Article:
Urban farmers find that success leads to eviction
OMAHA, Neb. (AP) —
Urban farms and community gardens have been a celebrated trend for years, but as more people look to live and work in central cities, growers says it's harder to find and remain on land now sought by developers.
In Omaha, the founders of Big Muddy Farm say they've had to move from one vacant lot to another.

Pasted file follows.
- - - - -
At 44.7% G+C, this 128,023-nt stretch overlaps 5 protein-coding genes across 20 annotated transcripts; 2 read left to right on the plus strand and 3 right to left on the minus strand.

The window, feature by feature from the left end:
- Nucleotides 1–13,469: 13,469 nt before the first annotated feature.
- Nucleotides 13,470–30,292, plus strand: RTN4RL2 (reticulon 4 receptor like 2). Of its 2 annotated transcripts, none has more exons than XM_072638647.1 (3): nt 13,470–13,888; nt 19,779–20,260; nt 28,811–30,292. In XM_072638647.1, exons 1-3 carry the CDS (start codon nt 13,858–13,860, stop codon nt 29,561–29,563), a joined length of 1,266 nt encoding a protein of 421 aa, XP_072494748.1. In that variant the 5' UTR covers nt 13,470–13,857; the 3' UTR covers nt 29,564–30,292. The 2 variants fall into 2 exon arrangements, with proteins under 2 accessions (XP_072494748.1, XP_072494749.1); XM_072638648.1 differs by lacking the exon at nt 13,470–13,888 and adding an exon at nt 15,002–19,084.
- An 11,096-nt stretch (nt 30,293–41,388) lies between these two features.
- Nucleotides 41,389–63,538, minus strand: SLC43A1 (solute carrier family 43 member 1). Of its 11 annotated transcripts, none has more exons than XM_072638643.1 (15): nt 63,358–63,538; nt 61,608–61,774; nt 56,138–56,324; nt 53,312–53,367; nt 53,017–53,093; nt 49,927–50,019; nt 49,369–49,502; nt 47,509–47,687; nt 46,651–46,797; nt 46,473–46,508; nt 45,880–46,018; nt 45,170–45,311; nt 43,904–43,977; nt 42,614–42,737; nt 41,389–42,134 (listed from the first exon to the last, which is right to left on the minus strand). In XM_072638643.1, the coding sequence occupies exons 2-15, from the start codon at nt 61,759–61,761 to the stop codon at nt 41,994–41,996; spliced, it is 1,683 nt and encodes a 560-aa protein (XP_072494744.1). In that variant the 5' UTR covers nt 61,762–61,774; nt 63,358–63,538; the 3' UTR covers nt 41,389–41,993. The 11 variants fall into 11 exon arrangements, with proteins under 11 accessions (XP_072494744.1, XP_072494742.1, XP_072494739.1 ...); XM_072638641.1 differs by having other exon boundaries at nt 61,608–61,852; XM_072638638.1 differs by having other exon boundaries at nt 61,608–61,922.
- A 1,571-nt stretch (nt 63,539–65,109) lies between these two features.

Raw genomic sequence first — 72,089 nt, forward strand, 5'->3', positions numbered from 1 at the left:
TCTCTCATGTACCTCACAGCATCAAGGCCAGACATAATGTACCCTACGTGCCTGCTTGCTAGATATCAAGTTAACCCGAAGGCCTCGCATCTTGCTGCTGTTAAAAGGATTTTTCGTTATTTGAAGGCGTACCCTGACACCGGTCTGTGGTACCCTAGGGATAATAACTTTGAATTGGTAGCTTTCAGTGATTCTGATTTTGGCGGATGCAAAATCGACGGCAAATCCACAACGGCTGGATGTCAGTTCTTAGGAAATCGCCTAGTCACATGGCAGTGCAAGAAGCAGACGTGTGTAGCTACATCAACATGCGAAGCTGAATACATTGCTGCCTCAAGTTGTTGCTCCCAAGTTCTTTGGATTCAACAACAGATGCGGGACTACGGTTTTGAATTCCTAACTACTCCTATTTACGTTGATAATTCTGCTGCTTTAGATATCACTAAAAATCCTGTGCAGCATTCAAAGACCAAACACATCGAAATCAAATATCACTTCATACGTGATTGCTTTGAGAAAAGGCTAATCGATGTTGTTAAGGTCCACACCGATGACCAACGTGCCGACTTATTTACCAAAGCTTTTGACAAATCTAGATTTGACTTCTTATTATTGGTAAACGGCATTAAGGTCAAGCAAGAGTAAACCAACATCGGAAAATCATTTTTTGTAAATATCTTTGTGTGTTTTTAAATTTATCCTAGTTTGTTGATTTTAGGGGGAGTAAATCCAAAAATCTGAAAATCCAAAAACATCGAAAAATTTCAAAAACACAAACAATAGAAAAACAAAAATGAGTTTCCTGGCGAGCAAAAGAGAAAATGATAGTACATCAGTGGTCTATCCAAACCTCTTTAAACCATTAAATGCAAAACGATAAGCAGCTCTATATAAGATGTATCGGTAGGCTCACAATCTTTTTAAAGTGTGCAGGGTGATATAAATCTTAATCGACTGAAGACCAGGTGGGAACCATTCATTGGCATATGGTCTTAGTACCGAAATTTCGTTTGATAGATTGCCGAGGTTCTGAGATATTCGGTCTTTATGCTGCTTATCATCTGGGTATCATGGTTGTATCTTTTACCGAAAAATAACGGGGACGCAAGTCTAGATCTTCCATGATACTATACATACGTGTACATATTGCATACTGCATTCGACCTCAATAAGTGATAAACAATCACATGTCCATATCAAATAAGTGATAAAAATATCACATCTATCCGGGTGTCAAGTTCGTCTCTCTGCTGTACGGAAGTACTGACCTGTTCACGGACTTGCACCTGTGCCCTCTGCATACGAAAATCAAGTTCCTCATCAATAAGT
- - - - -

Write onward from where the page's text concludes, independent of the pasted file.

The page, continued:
In fast-growing Denver, urban farm advocates say a half-dozen operations close annually even as demand for produce soars.
Lisa Rogers last month closed her Feed Denver organization, which promoted urban farming, in part because of the land uncertainty. She's glad developers want to build in the city, but she finds it ironic that the farms that attract people to Denver's core have increased property values and ultimately forced growers to leave.